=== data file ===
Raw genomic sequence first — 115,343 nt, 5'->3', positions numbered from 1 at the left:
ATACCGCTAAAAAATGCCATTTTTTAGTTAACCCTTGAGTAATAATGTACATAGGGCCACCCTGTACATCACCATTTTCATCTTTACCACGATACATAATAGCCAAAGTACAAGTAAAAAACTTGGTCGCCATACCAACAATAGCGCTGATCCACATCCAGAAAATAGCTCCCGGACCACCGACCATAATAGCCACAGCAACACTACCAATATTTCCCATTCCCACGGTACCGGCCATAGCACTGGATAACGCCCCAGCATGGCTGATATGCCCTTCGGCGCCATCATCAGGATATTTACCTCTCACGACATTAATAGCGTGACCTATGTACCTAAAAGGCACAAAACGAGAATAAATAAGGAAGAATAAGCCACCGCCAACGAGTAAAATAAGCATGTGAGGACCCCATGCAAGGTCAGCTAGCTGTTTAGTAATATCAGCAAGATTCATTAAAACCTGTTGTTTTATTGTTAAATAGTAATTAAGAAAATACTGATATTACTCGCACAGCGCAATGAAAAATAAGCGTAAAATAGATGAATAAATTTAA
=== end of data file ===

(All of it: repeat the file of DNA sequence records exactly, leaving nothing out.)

Raw genomic sequence first — 115,343 nt, 5'->3', positions numbered from 1 at the left:
ATACCGCTAAAAAATGCCATTTTTTAGTTAACCCTTGAGTAATAATGTACATAGGGCCACCCTGTACATCACCATTTTCATCTTTACCACGATACATAATAGCCAAAGTACAAGTAAAAAACTTGGTCGCCATACCAACAATAGCGCTGATCCACATCCAGAAAATAGCTCCCGGACCACCGACCATAATAGCCACAGCAACACTACCAATATTTCCCATTCCCACGGTACCGGCCATAGCACTGGATAACGCCCCAGCATGGCTGATATGCCCTTCGGCGCCATCATCAGGATATTTACCTCTCACGACATTAATAGCGTGACCTATGTACCTAAAAGGCACAAAACGAGAATAAATAAGGAAGAATAAGCCACCGCCAACGAGTAAAATAAGCATGTGAGGACCCCATGCAAGGTCAGCTAGCTGTTTAGTAATATCAGCAAGATTCATTAAAACCTGTTGTTTTATTGTTAAATAGTAATTAAGAAAATACTGATATTACTCGCACAGCGCAATGAAAAATAAGCGTAAAATAGATGAATAAATTTAA